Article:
Among the settings is the Crystalliser, which is supposed to add “pop” or sharpness to compressed audio, but despite fiddling with it, I found it didn’t seem to do anything impressive. Lest we forget LiveTouch, the interface's touchscreen compatibility, which is all well and good but I don’t know anyone who owns one. For fear of this review appealing to anyone under the age of 18, I am not even going to mention the voice morphing, but let’s just say I left it on emo.

Creative Sound Blaster Tactic 3D Sigma

TacticControl THX Sound Control Pro sound enhancement settings

The main selling point of these headphones is the 3D audio – delivering 5.1 and 7.1 soundfields from just two drivers with Creative's THX TruStudio Pro audio technology. After altering the Surround control when playing Left 4 Dead 2 I did find it quite immersive. I could hear the witch crying and the horde running clearly from the front, back, above and below. Woah, watch out for that helicopter!

Creative Sound Blaster Tactic 3D Sigma

Mission creep

I certainly experienced quite a realistic sense of space and this is definitely a feature I don’t get from my Razers, but the Sigmas do suffer from noise spill, as my housemate could hear my untimely death by zombie.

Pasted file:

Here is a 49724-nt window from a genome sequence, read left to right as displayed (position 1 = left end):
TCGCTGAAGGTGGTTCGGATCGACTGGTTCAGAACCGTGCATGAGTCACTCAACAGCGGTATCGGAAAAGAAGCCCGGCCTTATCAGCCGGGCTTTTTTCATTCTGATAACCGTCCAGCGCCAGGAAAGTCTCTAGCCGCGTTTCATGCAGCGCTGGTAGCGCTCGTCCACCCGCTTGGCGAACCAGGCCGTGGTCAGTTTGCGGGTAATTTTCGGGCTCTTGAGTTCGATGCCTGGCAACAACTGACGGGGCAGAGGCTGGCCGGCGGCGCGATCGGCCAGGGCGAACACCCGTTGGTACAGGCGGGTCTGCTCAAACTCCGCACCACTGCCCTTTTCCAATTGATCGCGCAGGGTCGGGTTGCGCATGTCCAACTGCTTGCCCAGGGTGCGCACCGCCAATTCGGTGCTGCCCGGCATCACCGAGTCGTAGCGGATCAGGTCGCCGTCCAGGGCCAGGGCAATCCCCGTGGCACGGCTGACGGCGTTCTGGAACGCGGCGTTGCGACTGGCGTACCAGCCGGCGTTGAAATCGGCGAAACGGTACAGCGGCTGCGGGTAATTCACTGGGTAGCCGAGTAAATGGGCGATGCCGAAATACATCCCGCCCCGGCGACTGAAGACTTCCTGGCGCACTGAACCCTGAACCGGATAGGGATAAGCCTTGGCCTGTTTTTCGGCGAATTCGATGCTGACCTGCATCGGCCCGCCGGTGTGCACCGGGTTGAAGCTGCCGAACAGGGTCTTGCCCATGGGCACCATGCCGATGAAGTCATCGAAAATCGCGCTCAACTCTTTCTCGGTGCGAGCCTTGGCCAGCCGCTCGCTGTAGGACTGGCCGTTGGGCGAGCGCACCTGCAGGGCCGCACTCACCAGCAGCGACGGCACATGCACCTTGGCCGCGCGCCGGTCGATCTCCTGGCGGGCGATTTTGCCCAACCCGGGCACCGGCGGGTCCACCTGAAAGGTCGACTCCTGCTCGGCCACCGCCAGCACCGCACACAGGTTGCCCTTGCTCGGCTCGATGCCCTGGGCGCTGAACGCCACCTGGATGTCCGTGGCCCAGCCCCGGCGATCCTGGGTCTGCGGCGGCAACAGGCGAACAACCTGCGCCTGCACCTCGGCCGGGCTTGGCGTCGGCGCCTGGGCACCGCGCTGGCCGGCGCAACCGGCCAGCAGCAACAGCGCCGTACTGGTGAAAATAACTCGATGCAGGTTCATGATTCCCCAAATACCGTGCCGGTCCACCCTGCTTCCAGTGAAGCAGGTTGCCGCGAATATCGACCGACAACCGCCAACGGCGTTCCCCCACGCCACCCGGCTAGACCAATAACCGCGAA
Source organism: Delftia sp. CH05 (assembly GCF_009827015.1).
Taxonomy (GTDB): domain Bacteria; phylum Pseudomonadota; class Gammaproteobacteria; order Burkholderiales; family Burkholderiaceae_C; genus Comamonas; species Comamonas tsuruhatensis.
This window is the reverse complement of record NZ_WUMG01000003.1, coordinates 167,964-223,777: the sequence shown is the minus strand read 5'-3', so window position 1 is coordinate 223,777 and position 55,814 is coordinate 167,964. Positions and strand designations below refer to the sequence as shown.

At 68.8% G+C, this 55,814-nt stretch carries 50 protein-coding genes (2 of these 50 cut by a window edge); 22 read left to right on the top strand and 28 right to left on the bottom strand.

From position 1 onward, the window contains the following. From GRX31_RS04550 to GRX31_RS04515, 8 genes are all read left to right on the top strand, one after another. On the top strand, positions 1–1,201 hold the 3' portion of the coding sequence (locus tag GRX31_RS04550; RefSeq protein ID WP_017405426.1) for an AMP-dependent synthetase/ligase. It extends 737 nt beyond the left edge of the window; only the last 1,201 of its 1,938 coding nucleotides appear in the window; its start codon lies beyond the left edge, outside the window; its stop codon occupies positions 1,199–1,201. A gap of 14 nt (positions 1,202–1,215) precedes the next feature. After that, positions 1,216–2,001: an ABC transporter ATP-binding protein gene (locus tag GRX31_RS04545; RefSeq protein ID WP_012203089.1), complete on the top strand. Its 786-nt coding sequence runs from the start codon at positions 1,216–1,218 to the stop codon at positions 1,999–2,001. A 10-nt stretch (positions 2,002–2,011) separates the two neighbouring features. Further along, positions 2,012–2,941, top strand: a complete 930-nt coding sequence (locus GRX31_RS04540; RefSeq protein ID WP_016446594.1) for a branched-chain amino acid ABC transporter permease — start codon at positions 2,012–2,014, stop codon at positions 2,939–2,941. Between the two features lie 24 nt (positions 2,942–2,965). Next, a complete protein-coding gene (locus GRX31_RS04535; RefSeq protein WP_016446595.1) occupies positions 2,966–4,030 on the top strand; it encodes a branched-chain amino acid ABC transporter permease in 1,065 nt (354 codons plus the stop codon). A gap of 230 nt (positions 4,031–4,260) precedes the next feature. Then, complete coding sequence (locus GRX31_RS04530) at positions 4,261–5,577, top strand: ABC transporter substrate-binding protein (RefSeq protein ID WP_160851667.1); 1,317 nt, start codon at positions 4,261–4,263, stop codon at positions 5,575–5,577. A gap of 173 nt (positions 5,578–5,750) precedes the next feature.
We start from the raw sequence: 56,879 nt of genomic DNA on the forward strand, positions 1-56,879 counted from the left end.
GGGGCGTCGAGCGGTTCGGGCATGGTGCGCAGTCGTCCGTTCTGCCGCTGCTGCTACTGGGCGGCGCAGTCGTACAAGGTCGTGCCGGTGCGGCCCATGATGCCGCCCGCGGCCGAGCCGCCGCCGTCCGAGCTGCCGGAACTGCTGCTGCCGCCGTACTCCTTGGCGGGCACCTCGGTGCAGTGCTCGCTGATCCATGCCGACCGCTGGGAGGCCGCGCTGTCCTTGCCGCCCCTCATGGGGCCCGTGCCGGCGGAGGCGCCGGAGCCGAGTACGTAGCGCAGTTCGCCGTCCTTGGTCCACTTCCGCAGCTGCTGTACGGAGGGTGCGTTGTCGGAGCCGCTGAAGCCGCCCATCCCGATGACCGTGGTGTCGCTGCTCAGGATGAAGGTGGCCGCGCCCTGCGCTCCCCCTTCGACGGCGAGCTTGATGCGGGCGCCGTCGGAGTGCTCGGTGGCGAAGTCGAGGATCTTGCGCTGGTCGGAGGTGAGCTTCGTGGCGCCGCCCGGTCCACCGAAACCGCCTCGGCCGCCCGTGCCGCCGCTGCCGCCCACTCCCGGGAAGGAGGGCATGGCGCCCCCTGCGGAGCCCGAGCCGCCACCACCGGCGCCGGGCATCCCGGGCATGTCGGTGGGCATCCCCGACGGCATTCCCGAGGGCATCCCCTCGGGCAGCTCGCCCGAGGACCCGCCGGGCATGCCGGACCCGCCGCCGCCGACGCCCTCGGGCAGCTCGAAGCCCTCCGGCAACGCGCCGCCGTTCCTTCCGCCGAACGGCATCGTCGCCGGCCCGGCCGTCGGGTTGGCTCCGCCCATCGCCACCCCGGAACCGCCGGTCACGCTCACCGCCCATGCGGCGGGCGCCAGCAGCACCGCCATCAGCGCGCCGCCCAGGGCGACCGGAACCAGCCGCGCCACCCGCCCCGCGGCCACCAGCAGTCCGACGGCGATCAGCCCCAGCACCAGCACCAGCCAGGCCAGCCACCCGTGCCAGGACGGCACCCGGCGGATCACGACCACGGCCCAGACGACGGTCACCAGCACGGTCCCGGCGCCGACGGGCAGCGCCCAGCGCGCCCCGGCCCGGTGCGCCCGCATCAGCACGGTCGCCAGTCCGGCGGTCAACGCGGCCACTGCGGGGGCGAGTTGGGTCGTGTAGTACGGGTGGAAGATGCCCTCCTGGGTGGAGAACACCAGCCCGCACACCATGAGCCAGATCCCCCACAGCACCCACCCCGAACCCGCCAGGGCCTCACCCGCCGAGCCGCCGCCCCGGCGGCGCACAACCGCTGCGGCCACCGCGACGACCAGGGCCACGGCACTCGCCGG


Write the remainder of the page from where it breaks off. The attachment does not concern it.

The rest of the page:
Creative Sound Blaster Tactic 3D Sigma

Dull design, but not a bad sound for the price

What would a gaming headset review be without some Call of Duty: Black Ops action? To be fair, this is when I handed the controls to the boys of the house and they were quite impressed. They noticed that the Sigma's surround sound lets you hear people creeping towards you from any direction, so you don’t have to worry about being gimped – other players sneaking up behind you and then knifing you in the back – because you can tell where they’re coming from.

The game where these headphones performed at their best was, you guessed it, World of Warcraft. The Dialogue Plus setting in the control panel really amplified in-game speech, lending voices perspective and range. There is also a lot to be said for the mic quality – recently improved in sensitivity with a firmware update – which was exceptionally clear over Skype, even to my sister (Tauren Druid) in Vancouver.

DVD audio was good and loud, watching Enter the Void, which is all shot from a first person floating perspective, (sex from above anyone?) was an immersive experience, but not as impressive as the in-game sound. After testing with both music and DVD audio there’s no doubt that Sigmas are most satisfying to use as a gaming headset, which is just as well, really.

Verdict

While surround tricks can give you a tactical advantage, I just didn’t like the Creative Sound Blaster Tactic 3D Sigma headphones as much as my – yes, much more expensive – Razer Banshees. I want the bass to make my teeth vibrate when a boomer explodes near me and, even after ramping up my pink bass blobs to maximum in the control panel, despite being loud, the Creatives just don’t cut it the same way. Bottom end preferences aside, these are decent sounding gamer-spec cans featuring fairly convincing surround sound for the price, but you wouldn’t catch me undead in them. ®